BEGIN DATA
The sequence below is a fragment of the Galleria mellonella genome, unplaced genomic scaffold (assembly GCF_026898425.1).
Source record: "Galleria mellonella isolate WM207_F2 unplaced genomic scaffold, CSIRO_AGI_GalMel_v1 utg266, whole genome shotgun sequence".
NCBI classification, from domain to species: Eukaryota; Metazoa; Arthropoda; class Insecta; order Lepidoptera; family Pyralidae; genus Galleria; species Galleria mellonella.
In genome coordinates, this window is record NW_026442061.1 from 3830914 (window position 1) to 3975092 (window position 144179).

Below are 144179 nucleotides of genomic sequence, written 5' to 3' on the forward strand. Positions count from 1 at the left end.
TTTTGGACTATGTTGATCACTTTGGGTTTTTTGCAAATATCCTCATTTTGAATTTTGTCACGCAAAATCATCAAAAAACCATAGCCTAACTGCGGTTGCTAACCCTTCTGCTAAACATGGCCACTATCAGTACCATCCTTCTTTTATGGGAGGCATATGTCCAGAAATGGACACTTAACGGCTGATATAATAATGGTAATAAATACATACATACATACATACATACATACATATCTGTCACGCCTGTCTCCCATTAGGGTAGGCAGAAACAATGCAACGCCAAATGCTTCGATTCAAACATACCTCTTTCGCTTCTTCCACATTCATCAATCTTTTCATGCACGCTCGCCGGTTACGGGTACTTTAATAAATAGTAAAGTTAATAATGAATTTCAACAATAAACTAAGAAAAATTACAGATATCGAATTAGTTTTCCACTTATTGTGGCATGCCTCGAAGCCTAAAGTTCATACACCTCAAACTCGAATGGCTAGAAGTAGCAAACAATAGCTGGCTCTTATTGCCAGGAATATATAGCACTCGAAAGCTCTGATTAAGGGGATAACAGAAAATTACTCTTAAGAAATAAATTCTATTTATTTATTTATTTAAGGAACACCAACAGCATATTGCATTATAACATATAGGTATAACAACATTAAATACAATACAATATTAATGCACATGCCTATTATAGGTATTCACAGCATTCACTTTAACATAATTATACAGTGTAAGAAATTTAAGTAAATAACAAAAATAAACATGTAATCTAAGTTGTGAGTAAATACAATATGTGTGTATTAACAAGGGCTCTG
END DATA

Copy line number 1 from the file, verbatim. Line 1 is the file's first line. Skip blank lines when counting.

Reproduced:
The sequence below is a fragment of the Galleria mellonella genome, unplaced genomic scaffold (assembly GCF_026898425.1).